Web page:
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The effects of melatonin on intestinal adaptation in a rat model of short bowel syndrome.
Eur J Pediatr Surg. 2014 Apr; 24(2):150-7.EJ

Abstract

INTRODUCTION

Short bowel syndrome (SBS) is a clinical condition resulting from the loss of absorptive surface area following resection of 50% or more small bowel. Morphological and functional changes called "intestinal adaptation" occur in the residual intestine. Melatonin exists in the gastrointestinal tract and has effect on mitotic activity. Therefore, we hypothesized that melatonin may have beneficial effects on intestinal adaptation.

MATERIALS AND METHODS

A total of 32 male Wistar albino male rats were divided into four groups. In group I (sham-S), small bowel was transected and reanastomosed. In group II (SBS-control), 75% small bowel resection and anastomosis were performed. In group III (SBS-vehicle), after 75% small bowel resection and anastomosis, 2 mL of 5% ethanol in saline was given intraperitoneally once a day. In group IV (SBS-melatonin), after 75% small bowel resection and anastomosis, 300 µg/kg melatonin was given intraperitoneally once a day. After 15 days, small bowels were removed and divided into two segments as jejunum and ileum. Each segment was weight and measured. Histological examination was performed in all samples. Bowel and mucosal weights and DNA/protein ratio were calculated. Apoptotic cells were also identified.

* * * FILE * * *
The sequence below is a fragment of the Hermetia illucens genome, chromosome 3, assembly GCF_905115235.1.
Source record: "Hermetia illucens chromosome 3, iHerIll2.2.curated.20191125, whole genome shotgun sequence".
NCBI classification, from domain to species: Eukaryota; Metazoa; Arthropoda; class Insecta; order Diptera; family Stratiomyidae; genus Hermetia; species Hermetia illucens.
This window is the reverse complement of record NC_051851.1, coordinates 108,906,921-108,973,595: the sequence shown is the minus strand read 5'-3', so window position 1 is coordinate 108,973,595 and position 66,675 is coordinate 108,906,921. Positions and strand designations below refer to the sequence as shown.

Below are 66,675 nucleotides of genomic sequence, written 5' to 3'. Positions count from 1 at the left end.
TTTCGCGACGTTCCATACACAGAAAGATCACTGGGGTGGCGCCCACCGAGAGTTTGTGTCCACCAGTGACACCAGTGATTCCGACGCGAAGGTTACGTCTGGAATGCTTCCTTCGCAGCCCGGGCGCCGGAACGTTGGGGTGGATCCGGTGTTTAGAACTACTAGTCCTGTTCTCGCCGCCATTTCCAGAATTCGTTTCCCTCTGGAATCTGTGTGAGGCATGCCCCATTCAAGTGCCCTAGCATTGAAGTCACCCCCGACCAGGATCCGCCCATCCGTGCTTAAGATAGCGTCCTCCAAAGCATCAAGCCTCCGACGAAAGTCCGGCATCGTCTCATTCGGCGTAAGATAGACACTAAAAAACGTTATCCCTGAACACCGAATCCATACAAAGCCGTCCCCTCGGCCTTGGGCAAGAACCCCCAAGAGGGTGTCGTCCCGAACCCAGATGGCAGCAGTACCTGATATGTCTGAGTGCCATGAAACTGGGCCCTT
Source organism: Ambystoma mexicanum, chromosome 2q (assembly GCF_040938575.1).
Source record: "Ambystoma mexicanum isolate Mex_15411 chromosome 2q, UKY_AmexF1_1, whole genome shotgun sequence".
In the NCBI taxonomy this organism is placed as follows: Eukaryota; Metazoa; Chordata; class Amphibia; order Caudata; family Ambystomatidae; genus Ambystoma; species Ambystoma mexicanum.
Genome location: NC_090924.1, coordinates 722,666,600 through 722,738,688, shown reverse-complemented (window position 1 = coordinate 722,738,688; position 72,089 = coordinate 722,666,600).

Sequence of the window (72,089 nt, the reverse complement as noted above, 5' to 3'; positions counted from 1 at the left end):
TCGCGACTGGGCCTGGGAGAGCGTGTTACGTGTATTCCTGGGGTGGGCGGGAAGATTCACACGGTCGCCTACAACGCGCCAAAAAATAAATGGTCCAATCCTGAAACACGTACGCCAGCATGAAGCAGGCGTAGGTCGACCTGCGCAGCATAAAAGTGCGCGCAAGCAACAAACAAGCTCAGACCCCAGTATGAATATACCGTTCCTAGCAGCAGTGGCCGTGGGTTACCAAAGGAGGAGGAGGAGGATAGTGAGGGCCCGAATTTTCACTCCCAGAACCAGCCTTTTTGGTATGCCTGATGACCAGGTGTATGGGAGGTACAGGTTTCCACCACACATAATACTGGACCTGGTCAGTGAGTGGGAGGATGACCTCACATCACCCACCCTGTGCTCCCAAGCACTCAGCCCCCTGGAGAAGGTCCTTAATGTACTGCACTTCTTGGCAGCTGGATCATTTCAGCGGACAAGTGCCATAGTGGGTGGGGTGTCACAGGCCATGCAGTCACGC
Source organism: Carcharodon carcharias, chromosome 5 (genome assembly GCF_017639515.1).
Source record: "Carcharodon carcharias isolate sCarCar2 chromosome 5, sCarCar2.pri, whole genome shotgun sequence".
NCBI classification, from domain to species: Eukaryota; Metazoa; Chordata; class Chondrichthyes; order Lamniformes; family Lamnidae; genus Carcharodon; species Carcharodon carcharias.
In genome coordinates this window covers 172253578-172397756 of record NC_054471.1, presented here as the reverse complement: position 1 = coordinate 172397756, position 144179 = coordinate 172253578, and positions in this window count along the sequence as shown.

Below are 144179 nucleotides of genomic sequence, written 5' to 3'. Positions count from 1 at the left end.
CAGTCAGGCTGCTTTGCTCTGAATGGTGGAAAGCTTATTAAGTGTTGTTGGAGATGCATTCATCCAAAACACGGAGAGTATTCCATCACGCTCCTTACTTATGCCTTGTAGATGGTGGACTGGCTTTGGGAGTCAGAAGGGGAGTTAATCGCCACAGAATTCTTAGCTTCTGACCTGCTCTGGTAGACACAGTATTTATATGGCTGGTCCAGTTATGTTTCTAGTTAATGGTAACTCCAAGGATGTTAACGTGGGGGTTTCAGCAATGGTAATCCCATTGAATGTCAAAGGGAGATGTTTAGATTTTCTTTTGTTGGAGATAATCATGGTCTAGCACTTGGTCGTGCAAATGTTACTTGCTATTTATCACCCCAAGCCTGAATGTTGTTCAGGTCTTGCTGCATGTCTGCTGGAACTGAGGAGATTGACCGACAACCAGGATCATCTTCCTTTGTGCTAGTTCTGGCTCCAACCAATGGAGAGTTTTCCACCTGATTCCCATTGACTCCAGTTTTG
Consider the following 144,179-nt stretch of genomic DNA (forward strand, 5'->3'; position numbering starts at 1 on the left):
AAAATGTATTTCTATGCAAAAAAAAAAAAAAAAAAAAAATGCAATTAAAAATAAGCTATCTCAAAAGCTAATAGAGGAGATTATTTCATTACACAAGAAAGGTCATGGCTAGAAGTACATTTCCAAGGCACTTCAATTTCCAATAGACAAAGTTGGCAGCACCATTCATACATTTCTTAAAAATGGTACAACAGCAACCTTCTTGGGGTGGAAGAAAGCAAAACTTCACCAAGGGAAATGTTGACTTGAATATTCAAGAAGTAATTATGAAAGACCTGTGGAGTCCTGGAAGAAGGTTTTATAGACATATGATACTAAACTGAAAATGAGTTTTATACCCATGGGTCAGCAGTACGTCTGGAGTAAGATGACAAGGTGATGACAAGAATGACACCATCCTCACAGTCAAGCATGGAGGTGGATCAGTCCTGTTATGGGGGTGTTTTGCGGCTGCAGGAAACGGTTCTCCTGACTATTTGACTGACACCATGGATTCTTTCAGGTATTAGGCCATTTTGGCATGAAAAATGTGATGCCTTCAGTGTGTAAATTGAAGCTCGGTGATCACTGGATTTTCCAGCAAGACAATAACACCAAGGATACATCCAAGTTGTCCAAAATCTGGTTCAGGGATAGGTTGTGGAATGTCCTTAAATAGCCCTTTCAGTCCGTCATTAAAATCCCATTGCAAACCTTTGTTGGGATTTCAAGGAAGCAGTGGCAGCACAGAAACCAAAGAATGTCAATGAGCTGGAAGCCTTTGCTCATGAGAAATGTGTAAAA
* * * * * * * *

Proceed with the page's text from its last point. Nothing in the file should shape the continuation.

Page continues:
RESULTS

The bowel length measurements were statistically longer in group IV. Mucosal and bowel weights were the highest in group IV. The villus height, crypt depth, and the number of mitotic figures were the highest in the jejunum of group IV. Melatonin also gave rise to a significant increase in DNA/protein ratios in group IV.

CONCLUSION

According to this study, melatonin significantly enhanced intestinal adaptation.

Authors+Show Affiliations

Department of Pediatric Surgery, Gazi University Faculty of Medicine, Ankara, Turkey.Department of Pediatric Surgery, Gazi University Faculty of Medicine, Ankara, Turkey.Department of Pharmacology, Gazi University Faculty of Medicine, Ankara, Turkey.Department of Pediatric Surgery, Gazi University Faculty of Medicine, Ankara, Turkey.Department of Pediatric Surgery, Gaziantep Children's Hospital, Sehitkamil, Gaziantep, Turkey.Department of Pathology, Gazi University Faculty of Medicine, Ankara, Turkey.Department of Clinical Biochemistry, Gulhane Military Medical Academy, Ankara, Turkey.Department of Pediatric Surgery, Gazi University Faculty of Medicine, Ankara, Turkey.Department of Pediatric Surgery, Gazi University Faculty of Medicine, Ankara, Turkey.Department of Pediatric Surgery, Gazi University Faculty of Medicine, Ankara, Turkey.Department of Pediatric Surgery, Gazi University Faculty of Medicine, Ankara, Turkey.Department of Pediatric Surgery, Gazi University Faculty of Medicine, Ankara, Turkey.

Pub Type(s)

Journal Article

Language

eng

PubMed ID

23589080

Citation

Guclu, Meral, et al. "The Effects of Melatonin On Intestinal Adaptation in a Rat Model of Short Bowel Syndrome." European Journal of Pediatric Surgery : Official Journal of Austrian Association of Pediatric Surgery ... [et Al] = Zeitschrift Fur Kinderchirurgie, vol. 24, no. 2, 2014, pp. 150-7.
Guclu M, Demirogullari B, Barun S, et al. The effects of melatonin on intestinal adaptation in a rat model of short bowel syndrome. Eur J Pediatr Surg. 2014;24(2):150-7.